They're satisfied that Utah is on the bottom of the heap in per-student expenditures. It's a disgrace, and everyone in this room should hold the Legislature responsible for their lack of concern for our children. —Amanda Thorderson
SALT LAKE CITY — Following public comment critical of the state Legislature, the Salt Lake City School Board voted Tuesday to approve a property tax increase for the 2013-14 budget.
The tax increase will raise $3.6 million for the district and cost homeowners an additional $12.65 per year for every $100,000 of assessed property value.
Only three members of the public — including Rep. Joel Briscoe, D-Salt Lake City, and former school board member Amanda Thorderson — spoke during the board's meeting, and all of them did so in favor of the proposed tax increase.
Thorderson said her family was willing to forego "pizza night" once a year to cover the cost of the tax increase. She also put the blame for local district tax increases on the Legislature, saying state lawmakers have failed to adequately fund Utah's schools.
"They're satisfied that Utah is on the bottom of the heap in per-student expenditures," Thorderson said. "It's a disgrace, and everyone in this room should hold the Legislature responsible for their lack of concern for our children."
Briscoe was equally critical of the Legislature, saying the decisions made at the state Capitol have caused havoc for schools and school districts.
"The reason why it's necessary for the school board to consider this is because the Utah State Legislature is not doing its job," he said.
During the most recent legislative session, lawmakers approved a 2 percent increase to the weighted pupil unit, which is used in calculating per-pupil funding. But district officials say growing retirement costs requires almost all of the new state dollars. Schools this year have also seen a reduction in federal funding due to budget cuts known as sequestration.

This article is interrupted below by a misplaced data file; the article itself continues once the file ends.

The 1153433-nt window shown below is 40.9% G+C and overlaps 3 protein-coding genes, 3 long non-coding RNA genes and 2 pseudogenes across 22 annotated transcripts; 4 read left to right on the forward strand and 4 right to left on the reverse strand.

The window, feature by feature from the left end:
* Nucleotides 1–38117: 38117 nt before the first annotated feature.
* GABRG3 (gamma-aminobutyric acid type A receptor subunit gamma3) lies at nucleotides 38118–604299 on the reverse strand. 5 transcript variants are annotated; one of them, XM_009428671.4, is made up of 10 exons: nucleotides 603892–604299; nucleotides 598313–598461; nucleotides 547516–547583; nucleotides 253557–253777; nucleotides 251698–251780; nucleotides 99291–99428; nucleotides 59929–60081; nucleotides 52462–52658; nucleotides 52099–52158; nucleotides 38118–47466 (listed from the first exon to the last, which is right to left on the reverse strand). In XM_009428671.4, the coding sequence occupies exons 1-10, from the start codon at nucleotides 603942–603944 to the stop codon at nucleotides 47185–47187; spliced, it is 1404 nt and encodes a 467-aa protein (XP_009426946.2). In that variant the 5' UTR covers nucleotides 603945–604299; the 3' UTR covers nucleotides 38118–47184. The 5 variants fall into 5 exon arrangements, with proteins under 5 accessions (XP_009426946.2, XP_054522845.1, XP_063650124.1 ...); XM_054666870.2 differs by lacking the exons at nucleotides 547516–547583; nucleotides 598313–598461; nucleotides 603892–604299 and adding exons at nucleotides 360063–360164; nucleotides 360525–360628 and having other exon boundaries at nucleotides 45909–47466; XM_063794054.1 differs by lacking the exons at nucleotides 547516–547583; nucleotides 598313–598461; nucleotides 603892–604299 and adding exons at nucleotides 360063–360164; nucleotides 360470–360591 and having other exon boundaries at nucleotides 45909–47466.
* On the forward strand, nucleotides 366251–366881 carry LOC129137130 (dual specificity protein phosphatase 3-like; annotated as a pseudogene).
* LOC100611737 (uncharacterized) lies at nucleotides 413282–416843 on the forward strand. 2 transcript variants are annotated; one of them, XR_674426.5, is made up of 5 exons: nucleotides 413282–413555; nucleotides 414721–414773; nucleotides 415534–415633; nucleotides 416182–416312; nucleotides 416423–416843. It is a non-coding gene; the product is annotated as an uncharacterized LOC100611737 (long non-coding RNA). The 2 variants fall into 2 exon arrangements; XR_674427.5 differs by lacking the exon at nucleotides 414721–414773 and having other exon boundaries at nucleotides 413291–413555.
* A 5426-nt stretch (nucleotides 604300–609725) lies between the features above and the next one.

Since 2009, the Salt Lake City School District has faced $26 million in cuts, according to district spokesman Jason Olsen. Without a tax increase, the district is facing a $3.6 million shortfall to both meet rising employee costs and maintain existing programs, district officials said.
During the board's discussion of the tax increase, board member Michael Clára proposed an amendment to the budget that would give teachers a 3 percent cost-of-living salary increase.
Clára said the higher pay would contribute to teacher retention. He also said he's uncertain about how the new money would be spent.
"I'd rather have a proposal on the table where I know where the money is going," he said.
Board member Laurel Young said was open to addressing a salary increase in the future, but she opposed hastily amending the budget after months of consideration.
"We have been discussing this current budget for three months, and we have had plenty and ample opportunity to bring this subject up," she said.
Clára's motion to amend ultimately failed. He then cast the sole vote in opposition to the proposed 2013-14 budget and tax increase.
The date for a public truth-in-taxation hearing has been tentatively set for Aug. 6.